Solar.R 111 146 146 146 146 146
Wind 116 146 153 153 153 153
Temp 116 146 153 153 153 153
Month 116 146 153 153 153 153
Day 116 146 153 153 153 153
Probability values (Entries above the diagonal are adjusted for multiple tests.)
Ozone Solar.R Wind Temp Month Day
Ozone 0.00 0.00 0.00 0.00 0.56 1.00
Solar.R 0.00 0.00 1.00 0.01 1.00 0.56
Wind 0.00 0.50 0.00 0.00 0.25 1.00
Temp 0.00 0.00 0.00 0.00 0.00 0.65
Month 0.08 0.37 0.03 0.00 0.00 1.00
Day 0.89 0.07 0.74 0.11 0.92 0.00
To see confidence intervals of the correlations, print with the short=FALSE option
```

One thing to be aware of is that by default `corr.test()`

produces p values that
are adjusted for multiple comparisons in the top right hand triangle (i.e. above
the diagonal). If you want the uncorrected values use the values below the
diagonal (or pass `adjust=FALSE`

when calling the function).

### Working with correlation matrices

It’s important to realise that, as with all R objects, we can work with correlation matrices to continue our data ananalyses.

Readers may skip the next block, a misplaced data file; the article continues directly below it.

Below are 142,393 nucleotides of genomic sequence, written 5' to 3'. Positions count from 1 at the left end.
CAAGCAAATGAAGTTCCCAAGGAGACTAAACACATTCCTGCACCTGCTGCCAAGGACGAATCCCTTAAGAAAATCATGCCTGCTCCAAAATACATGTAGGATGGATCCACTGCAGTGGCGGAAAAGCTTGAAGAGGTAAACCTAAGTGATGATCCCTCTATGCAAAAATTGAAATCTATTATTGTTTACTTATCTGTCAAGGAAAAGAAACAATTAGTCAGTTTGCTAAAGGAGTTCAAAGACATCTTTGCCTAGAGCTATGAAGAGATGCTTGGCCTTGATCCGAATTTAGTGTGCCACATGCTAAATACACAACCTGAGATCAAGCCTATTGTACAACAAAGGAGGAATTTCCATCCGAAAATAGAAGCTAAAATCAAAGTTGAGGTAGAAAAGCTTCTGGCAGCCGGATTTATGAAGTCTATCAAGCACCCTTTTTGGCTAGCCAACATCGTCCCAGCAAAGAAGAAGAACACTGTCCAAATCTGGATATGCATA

For example, as part of exploring your data, you might want to know whether correlations you observe in one sample are similar to those from another sample, when using the same questions. For example, let’s say we ran a survey measuring variables from the theory of planned behaviour first in students, and later in older adults:

We could run correlations for each sample separately:

```
corr.students <- cor(students)
corr.public <- cor(public)
```

And we could ‘eyeball’ both of these correlation matrices and try and spot patterns or differences between them, but this is quite hard:

```
corr.students %>%
pander()
```

behaviour | intention | control | social.norm | attitude | |
---|---|---|---|---|---|

behaviour |
1.000 | 0.55 | 0.648 | 0.072 | 0.132 |

intention |
0.551 | 1.00 | 0.394 | 0.298 | 0.438 |

control |
0.648 | 0.39 | 1.000 | 0.017 | 0.014 |

social.norm |